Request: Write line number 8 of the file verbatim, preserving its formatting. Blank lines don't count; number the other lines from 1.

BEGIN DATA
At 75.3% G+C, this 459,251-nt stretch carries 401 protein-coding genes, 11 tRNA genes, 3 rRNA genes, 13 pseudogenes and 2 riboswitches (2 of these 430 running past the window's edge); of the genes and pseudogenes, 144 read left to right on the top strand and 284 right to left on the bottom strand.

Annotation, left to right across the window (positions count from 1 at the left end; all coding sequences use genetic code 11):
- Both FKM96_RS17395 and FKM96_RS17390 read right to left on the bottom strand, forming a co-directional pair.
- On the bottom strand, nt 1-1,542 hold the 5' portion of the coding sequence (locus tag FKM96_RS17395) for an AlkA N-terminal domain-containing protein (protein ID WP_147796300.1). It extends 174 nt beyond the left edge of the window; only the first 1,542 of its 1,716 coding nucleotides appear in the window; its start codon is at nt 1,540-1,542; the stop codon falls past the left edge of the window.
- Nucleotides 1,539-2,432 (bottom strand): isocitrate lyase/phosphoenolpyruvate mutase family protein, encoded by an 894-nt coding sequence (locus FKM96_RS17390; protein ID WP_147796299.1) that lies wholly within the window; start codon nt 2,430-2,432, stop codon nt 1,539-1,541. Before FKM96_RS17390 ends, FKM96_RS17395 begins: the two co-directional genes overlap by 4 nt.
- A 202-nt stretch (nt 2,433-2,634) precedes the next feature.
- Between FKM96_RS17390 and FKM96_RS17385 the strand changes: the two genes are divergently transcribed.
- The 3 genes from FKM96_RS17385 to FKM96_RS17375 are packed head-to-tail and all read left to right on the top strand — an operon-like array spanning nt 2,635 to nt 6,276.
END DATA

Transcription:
- The 3 genes from FKM96_RS17385 to FKM96_RS17375 are packed head-to-tail and all read left to right on the top strand — an operon-like array spanning nt 2,635 to nt 6,276.